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EDITORIAL: Reflections on 2 years without nuclear power ahead of planned restarts via The Asahi Shimbun

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Opinion polls show that more than half of the general public is opposed to restarting nuclear reactors. The public’s desire to keep the reactors offline, even at the cost of inconvenience, is due to the fact that people have learned how dreadful atomic energy can be.

However, the Abe administration is seeking a return to nuclear power. It is preparing to restart Kyushu Electric Power Co.’s Sendai nuclear power plant in Kagoshima Prefecture in August, and aims eventually to have atomic energy account for 20 percent or more of Japan’s electricity mix in the future.

We oppose any return to nuclear power that comes without serious debate. Japan should make utmost efforts to avoid restarts, while at the same time taking care that doing so will not place an onerous burden on people’s living standards. Our energy needs should be centered on renewable energy sources rather than nuclear power as the primary source of electricity.

POWER DEMAND ALREADY COVERED

The Asahi Shimbun published a series of editorials in 2011 calling for a society free of nuclear power.

We stated that all of Japan’s nuclear reactors should be decommissioned, hopefully in 20 to 30 years, with priority given to aged reactors and high-risk reactors. The reactors to be kept alive should be selected on a “safety first” basis and limited to those necessary from the viewpoint of supply and demand.

We also stated that Japan should do its best to develop and spread the use of renewable energy sources while simultaneously pursuing measures for power saving and energy conservation. Thermal power generation could be strengthened as a stopgap measure, although steps should be sought in the long term so that a departure from nuclear energy does not contribute to global warming.

We also said Japan should push forward with power industry reform to encourage new entrants into the market while moving toward a decentralized energy society where wisdom and consumer choice play a greater role.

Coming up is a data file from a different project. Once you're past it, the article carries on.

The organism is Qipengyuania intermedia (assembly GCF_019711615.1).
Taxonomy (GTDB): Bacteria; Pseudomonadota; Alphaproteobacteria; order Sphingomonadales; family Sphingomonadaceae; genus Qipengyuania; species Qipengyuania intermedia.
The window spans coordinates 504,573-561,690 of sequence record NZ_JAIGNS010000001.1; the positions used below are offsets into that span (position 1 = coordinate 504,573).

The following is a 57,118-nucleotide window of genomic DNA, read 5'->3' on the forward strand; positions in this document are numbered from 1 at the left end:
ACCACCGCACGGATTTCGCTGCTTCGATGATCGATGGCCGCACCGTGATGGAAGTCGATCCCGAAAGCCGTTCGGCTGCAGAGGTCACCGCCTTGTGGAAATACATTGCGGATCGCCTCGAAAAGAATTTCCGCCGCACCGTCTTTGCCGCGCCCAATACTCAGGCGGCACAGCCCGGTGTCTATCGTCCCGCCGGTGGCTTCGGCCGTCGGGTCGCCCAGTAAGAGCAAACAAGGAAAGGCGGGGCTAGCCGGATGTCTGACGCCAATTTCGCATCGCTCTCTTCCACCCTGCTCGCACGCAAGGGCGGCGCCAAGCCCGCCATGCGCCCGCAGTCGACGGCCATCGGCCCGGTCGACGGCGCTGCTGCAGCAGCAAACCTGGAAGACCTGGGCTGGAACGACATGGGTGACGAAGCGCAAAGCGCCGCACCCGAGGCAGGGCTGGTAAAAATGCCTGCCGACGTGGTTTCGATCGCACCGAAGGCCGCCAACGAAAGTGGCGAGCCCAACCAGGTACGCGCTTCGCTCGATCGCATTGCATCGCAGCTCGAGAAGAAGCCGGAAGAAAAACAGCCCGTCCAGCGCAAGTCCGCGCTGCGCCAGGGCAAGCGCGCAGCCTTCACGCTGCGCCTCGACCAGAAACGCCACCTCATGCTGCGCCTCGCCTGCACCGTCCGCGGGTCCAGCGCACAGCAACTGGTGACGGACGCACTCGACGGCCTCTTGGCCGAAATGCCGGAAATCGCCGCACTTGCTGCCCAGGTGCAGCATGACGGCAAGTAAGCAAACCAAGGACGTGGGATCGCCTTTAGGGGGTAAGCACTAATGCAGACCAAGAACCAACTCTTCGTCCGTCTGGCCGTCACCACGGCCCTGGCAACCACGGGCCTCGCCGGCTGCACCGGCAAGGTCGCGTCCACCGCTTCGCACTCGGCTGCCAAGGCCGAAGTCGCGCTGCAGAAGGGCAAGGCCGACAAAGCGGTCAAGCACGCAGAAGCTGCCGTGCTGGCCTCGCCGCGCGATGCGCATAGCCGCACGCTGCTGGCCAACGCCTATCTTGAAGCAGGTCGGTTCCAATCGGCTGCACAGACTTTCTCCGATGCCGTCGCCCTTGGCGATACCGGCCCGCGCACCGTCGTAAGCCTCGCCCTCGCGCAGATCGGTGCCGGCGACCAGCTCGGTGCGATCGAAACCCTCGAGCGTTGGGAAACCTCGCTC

Our basic ideas remain the same. But the situation has changed over the last four years.

The most dramatic development is that the amount of electricity generated by nuclear reactors is now zero.

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Japan, under these circumstances, must develop renewable energy sources as quickly as possible and pursue a shift to a distributed system of electric power. Indispensable to that end are policy initiatives for guiding a switch to the new direction.

The central government should set a pathway for reform and focus its resources on upgrades on the power grid, disposal of nuclear waste and other efforts. There should also be organizational arrangement for pursuing the decommissioning of nuclear reactors, assistance to local governments that will lose revenue from the nuclear plants they host, and transitional measures for business operators associated with nuclear power generation.

FUKUSHIMA DISASTER THE STARTING POINT

The Abe administration, however, is heading in the opposite direction.

It initially said it would reduce Japan’s dependence on nuclear energy as much as possible, but then changed course to maintaining nuclear plants, and left it all up to the Nuclear Regulation Authority to make all decisions on the safety of nuclear reactors ahead of any go-aheads for restarts.

The NRA is tasked only with screening procedures to ensure the safe operation of nuclear power plants. It is not in any way responsible for the entire policy.

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